THE CAMERA, MATTER AND PRESENCE: ON THE SILVER GLOBE AND HARD TO BE A GOD

THE CAMERA, MATTER AND PRESENCE: ON THE SILVER GLOBE AND HARD TO BE A GOD

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By Mónica Delgado

What are the similarities, beyond their arguments, between On The Silver Globe and Hard to Be a God? Both in Andrzej Zulawski’s film, as in Aleksei German’s, science fiction is the point of departure to tell stories of scientific nature in two planets similar to Earth. In both films there are characters forced to live in new communities, or to establish them, where historical processes experienced on Earth are replicated under the same social and human dialectics. These are dystopian and pessimistic universes, where research and investigation become focus and narrative eye.

In On The Silver Globe, the fourth wall is constantly broken, but because the story is based on recovered footage recorded after the arrival of astronauts on that new planet. This footage style takes the dimension of testimony, in the manner of re-historicizing how human beings integrate and destroy themselves, in that intimate struggle between Dionysian levels. However, in Hard to Be a God, there is another feature for the filming gaze, but one that’s not that far from what Zulawski proposes: being part of a research process, where everyone is aware of that “character” that records everything, assisting Don Rumata in his exploration into the planet Askanar.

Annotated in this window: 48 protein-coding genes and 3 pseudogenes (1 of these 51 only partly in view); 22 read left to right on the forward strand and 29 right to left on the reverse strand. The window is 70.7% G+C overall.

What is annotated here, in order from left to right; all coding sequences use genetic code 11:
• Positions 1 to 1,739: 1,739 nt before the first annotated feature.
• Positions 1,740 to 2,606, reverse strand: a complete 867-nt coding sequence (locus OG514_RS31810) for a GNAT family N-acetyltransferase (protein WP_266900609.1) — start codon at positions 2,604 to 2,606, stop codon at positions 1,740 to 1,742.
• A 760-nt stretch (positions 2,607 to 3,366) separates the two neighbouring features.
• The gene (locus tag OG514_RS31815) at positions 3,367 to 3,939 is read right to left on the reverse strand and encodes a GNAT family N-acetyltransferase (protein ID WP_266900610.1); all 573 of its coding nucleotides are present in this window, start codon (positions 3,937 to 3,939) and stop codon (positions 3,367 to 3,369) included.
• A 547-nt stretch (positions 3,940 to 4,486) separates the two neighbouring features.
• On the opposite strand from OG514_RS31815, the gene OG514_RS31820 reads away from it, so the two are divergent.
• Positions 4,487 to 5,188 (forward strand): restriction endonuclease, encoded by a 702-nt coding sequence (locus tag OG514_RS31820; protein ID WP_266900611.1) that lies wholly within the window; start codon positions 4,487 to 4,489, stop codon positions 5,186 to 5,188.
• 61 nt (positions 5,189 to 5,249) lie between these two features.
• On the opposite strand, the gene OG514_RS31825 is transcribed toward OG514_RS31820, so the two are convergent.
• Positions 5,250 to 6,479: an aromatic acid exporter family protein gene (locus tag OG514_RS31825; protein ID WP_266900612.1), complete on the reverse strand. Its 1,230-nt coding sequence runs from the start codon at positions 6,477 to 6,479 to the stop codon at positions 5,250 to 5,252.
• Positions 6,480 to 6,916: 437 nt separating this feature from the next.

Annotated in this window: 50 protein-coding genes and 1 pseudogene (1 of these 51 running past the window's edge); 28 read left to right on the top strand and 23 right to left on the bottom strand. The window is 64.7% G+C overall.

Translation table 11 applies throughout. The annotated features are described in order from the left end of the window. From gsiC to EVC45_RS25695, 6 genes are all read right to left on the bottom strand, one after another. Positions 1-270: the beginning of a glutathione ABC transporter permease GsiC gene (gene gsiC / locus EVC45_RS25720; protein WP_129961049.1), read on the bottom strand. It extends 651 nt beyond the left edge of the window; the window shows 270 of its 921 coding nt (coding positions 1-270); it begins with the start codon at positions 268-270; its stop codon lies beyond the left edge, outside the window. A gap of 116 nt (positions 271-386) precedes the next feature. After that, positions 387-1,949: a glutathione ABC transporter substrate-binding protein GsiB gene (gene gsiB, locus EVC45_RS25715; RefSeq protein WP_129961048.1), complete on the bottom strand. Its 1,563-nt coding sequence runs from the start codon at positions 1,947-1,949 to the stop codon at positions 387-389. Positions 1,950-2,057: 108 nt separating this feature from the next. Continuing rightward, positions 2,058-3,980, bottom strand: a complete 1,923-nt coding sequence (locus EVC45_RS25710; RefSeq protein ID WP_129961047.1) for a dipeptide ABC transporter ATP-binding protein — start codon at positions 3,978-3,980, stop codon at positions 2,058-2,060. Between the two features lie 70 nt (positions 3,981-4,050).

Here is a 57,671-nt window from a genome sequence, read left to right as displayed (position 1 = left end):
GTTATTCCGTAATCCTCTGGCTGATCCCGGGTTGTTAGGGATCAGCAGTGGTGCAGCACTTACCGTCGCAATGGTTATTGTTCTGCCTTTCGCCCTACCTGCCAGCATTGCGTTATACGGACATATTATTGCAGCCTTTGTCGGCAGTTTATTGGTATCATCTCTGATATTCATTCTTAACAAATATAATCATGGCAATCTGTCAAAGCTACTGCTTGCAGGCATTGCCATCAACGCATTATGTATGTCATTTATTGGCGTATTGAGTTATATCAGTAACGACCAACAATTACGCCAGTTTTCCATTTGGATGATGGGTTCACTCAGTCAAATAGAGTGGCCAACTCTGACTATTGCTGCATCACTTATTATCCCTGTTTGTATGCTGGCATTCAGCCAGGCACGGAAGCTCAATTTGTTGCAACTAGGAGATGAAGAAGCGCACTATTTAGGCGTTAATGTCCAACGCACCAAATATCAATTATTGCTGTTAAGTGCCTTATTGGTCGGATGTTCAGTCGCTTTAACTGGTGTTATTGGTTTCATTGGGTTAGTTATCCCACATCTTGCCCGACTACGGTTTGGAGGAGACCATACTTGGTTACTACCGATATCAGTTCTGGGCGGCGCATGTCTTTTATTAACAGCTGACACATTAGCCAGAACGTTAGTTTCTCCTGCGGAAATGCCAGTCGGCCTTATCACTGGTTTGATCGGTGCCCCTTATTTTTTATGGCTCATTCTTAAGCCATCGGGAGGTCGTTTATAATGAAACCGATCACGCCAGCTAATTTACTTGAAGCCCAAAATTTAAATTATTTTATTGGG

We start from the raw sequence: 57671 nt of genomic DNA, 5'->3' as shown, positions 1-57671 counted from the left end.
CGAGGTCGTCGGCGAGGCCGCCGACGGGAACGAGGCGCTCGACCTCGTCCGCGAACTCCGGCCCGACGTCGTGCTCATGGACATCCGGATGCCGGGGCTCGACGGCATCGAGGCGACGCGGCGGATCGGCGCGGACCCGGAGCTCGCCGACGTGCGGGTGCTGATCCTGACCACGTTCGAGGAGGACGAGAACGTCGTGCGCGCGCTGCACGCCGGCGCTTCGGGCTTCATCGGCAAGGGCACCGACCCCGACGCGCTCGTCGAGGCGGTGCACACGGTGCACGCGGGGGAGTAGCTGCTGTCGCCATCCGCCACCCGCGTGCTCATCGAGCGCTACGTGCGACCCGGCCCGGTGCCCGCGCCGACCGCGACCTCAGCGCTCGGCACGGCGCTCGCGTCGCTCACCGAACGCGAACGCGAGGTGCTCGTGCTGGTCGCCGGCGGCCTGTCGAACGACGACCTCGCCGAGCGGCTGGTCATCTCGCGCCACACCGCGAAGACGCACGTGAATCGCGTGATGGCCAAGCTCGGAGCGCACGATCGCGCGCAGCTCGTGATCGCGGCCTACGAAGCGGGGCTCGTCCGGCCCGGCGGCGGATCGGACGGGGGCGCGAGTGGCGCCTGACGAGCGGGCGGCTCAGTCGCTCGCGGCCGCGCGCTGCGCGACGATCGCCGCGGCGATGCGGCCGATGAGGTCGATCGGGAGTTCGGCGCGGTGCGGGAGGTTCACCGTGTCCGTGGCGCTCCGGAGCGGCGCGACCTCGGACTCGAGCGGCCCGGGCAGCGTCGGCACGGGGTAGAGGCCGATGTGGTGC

If the dissolution of the fourth wall is a learning process or a part of a convention (imagining that we’re immersed invisibly within the history that is revealed), its materialization in these two films responds to the need to make this new character tangible: in Zulawski’s film, as astronauts or survivors that record everything that happens, and in German’s, a ghostly assistant to Don Rumata’s gaze, who in some cases even looks at the camera, assuming its existence consciously.

 Thus, the fourth wall becomes the need to create a new being that manages to convey another sensitivity of the times, avoiding the identification of the viewer as a recipient of that message, because the characters do not talk with “us” in front of the screen, but with a mediator, who records, apprehends and perpetuates. (Translation: Nicolás Carrasco)

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